The conservancy effort updated a 2011 survey done by the Trail Town Program in partnership with Allegheny Trail Alliance and Laurel Highlands Visitors Bureau.
Volunteers went to 11 locations between Cumberland and Homestead, collecting nearly 1,200 surveys.
They found nearly 800,000 trips, with 21.8 percent of respondents visiting the trail for the first time. Just over half are in the 45-64 age range.
The Trail Town survey found that visitors were likely to spend about $17 daily, mainly on snacks, beverages and restaurants. Groups traveling together were likely to spend $51 a day in the same places.
Also, 28 percent of respondents reported an overnight stay, with 29.6 percent of the overnighters going to campgrounds, 27.5 percent to bed-and-breakfasts.
On average, they spent $114, similar to that Maryland figure in the conservancy's poll but up from $98 in a 2008 Trail Town poll.
Lumby and Smith didn't stay along the trail. They spent $131 on a room at a hotel in the Allegheny Valley.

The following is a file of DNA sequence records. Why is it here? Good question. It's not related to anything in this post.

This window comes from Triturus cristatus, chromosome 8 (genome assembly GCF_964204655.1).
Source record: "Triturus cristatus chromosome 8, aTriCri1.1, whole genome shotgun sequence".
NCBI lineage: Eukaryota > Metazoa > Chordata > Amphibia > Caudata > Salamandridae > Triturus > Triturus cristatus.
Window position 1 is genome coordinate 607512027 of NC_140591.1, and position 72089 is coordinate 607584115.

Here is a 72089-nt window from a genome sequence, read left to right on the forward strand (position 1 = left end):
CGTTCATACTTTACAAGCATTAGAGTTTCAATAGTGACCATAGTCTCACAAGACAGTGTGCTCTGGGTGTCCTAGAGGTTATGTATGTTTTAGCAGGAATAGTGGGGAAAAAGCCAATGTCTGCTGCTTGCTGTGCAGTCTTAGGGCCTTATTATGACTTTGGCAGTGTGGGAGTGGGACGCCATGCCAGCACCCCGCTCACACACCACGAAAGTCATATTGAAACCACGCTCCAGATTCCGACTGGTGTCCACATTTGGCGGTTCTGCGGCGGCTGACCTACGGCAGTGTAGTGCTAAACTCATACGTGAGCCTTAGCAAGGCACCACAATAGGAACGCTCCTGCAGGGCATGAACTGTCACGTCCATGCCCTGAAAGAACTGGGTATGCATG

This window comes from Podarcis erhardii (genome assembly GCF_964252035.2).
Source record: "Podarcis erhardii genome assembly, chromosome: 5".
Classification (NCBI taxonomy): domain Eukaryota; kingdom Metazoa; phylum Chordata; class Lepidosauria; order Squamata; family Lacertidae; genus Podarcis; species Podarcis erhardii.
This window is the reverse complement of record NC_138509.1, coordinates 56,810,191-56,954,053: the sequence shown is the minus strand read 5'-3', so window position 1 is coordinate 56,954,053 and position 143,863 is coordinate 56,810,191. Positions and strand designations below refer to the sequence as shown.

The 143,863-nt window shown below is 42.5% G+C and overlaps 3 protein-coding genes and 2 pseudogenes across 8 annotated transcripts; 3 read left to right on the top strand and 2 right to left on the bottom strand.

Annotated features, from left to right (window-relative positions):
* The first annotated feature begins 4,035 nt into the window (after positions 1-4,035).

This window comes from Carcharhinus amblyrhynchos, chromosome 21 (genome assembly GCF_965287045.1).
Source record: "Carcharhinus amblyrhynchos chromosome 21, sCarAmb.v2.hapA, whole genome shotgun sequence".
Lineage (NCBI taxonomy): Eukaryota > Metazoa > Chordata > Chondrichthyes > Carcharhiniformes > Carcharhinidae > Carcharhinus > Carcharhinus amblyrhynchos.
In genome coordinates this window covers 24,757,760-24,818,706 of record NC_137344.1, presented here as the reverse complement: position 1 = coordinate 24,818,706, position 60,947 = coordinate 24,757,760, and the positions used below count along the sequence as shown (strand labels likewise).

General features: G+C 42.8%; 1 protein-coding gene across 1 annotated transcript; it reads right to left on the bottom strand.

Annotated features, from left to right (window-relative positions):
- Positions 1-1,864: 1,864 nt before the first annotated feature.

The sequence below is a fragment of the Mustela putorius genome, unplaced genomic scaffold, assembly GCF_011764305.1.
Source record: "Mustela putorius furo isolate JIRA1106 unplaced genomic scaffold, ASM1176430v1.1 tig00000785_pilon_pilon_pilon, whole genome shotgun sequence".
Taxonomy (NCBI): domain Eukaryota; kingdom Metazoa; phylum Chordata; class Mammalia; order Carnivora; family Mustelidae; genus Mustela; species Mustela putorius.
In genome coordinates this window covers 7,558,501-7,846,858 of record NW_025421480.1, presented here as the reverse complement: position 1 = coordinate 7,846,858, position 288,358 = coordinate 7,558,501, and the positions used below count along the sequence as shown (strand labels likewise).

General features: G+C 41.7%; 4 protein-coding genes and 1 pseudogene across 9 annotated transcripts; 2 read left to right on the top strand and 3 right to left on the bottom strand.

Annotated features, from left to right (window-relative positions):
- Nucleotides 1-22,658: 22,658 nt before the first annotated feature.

“It was less expensive than a night here,” Lumby said. “We probably spent $160 on dinners and $75 on ... lunches, water, drinks and maps.”
Ninety-one businesses also were surveyed for the Trail Town study. On average, 30 percent of their gross revenues were attributed to trail business, with 25 percent reporting gross revenue of more than $250,000.
Thirty percent had plans to expand, with about half saying trail traffic affected that decision. Of 88 that answered the question, 23 businesses close for more than two weeks, most commonly in the winter.
Patrick Cloonan is a staff writer for Trib Total Media. He can be reached at 412-664-9161, ext. 1967, or email@example.com.